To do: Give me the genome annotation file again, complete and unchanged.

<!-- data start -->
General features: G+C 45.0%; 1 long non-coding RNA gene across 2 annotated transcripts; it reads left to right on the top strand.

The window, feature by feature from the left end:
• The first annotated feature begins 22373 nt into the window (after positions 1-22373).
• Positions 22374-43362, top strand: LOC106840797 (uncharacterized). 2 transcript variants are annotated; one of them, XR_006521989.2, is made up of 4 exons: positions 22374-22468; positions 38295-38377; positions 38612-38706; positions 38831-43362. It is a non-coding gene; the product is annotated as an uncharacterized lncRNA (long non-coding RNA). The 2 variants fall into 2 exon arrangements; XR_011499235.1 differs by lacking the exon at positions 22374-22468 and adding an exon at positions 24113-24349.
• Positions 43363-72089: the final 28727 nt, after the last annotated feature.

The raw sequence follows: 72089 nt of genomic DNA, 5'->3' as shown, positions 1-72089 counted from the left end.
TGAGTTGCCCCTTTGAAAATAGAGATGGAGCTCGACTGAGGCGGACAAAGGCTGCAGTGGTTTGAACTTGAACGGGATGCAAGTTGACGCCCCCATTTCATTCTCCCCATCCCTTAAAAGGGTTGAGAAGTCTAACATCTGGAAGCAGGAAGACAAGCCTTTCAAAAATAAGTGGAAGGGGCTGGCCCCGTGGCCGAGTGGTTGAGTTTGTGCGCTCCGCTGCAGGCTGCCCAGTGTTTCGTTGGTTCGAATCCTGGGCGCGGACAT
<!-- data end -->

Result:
General features: G+C 45.0%; 1 long non-coding RNA gene across 2 annotated transcripts; it reads left to right on the top strand.

The window, feature by feature from the left end:
• The first annotated feature begins 22373 nt into the window (after positions 1-22373).
• Positions 22374-43362, top strand: LOC106840797 (uncharacterized). 2 transcript variants are annotated; one of them, XR_006521989.2, is made up of 4 exons: positions 22374-22468; positions 38295-38377; positions 38612-38706; positions 38831-43362. It is a non-coding gene; the product is annotated as an uncharacterized lncRNA (long non-coding RNA). The 2 variants fall into 2 exon arrangements; XR_011499235.1 differs by lacking the exon at positions 22374-22468 and adding an exon at positions 24113-24349.
• Positions 43363-72089: the final 28727 nt, after the last annotated feature.

The raw sequence follows: 72089 nt of genomic DNA, 5'->3' as shown, positions 1-72089 counted from the left end.
TGAGTTGCCCCTTTGAAAATAGAGATGGAGCTCGACTGAGGCGGACAAAGGCTGCAGTGGTTTGAACTTGAACGGGATGCAAGTTGACGCCCCCATTTCATTCTCCCCATCCCTTAAAAGGGTTGAGAAGTCTAACATCTGGAAGCAGGAAGACAAGCCTTTCAAAAATAAGTGGAAGGGGCTGGCCCCGTGGCCGAGTGGTTGAGTTTGTGCGCTCCGCTGCAGGCTGCCCAGTGTTTCGTTGGTTCGAATCCTGGGCGCGGACAT